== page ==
If you’ve had dermal filler, you shouldn’t dissolve it for cosmetic reasons for at least 14 days after the first treatment. This is because swelling will make it hard for you to see the final result before then, and you may find that you are happier with the appearance once everything has settled.

When vascular damage happens after treatment with dermal fillers, Hyaluronidase can be given right away and shouldn’t be put off.

Once your aesthetic professional injects hyaluronidase to dissolve hyaluronic acid fillers, you can typically begin to see the effects within just a few hours. However, the complete dissolving process may take about 24 to 48 hours.

You’ll notice the swelling and fullness in the treated area start to go down gradually in that period. By the end of a couple of days, the treated area should revert to its pre-filler state. But remember, everyone’s body reacts differently. Some might see changes faster than others, while in some cases it might take a bit longer.

After a hyaluronidase injection, it’s important to wait a certain amount of time before getting new filler injections. The length of the waiting period varies depending on the type and amount of filler used. Generally speaking, here’s what to expect:

1. If you received hyaluronic acid-based dermal fillers, then you should wait at least two to six weeks for your body to fully metabolise the product and the surrounding tissues to heal before getting any more treatments.

2. Those who have had polylactic acid-based products will need to wait four to six months in order for their bodies to dissolve all traces of the substance before receiving subsequent treatments.

3. Products containing calcium hydroxylapatite composition requires an even longer (up to one year) resting period due to it taking much longer to be broken down by the body than other types of soft tissue filler materials.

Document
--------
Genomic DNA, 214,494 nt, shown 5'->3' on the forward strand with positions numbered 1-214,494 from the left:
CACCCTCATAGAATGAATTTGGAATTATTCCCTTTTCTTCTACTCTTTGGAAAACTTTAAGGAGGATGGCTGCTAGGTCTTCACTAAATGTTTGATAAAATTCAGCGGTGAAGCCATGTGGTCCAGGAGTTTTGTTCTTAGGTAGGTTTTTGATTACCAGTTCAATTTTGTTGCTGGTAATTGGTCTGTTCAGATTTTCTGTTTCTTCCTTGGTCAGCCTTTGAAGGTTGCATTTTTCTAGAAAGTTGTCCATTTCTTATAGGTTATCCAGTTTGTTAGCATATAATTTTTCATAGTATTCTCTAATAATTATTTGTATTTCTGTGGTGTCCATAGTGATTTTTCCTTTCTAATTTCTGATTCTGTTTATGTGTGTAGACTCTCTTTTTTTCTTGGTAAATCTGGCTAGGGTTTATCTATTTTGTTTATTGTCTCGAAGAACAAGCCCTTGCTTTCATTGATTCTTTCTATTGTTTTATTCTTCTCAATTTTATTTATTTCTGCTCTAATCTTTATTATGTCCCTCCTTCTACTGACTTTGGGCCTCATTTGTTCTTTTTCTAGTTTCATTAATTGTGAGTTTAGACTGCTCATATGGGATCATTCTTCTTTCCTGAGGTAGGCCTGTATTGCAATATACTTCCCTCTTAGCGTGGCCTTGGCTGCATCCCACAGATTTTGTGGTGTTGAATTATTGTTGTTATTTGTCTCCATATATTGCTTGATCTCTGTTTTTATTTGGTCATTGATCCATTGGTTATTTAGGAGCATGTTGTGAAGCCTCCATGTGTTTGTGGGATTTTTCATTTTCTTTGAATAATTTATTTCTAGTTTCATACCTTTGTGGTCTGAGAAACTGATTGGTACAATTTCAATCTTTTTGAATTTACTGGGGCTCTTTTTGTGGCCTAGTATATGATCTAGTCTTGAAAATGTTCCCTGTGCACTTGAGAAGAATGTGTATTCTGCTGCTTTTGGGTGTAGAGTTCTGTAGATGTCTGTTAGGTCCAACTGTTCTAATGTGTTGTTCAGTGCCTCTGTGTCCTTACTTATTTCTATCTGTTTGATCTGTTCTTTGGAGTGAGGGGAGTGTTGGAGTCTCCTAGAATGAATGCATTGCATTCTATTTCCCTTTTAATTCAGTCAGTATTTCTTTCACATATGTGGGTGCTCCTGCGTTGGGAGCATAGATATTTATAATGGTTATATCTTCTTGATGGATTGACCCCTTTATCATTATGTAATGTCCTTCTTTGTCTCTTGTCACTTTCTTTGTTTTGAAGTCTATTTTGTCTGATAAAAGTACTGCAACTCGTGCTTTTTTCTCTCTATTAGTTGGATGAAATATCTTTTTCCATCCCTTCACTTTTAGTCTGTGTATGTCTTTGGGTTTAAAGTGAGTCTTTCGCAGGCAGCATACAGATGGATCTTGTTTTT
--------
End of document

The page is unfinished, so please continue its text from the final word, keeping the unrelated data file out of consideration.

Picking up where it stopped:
No competent aesthetic professional would ever use fillers or Hyalase on a pregnant patient. It is also recommended that you avoid getting fillers or having existing fillers dissolved if you are breastfeeding.

No, you cannot dissolve your fillers at home. It is a medical procedure that should only be performed by an experienced and qualified professional in a sterile clinic environment. Some over-the-counter products may claim to reduce the appearance of dermal filler but they are not medically approved and could worsen the outcome or cause infection.

If you try this at home, you could end up with serious complications including a face infection or scars. At Aesthetics by Stephanie, I usually do an intradermal test before dissolving with hyaluronidase because of the remote possibility of hypersensitivity.

Generally, a patch test isn’t typically required before getting fillers dissolved. That’s because the substance most commonly used to dissolve hyaluronic acid-based fillers, hyaluronidase, is a naturally occurring enzyme in the body. This means that most people can tolerate the process without adverse effects.

But, just to be on the safe side, it’s always best to discuss any concerns or potential allergic reactions with your aesthetic practitioner. If you’ve had allergic reactions to medications in the past, a patch test might be a good idea.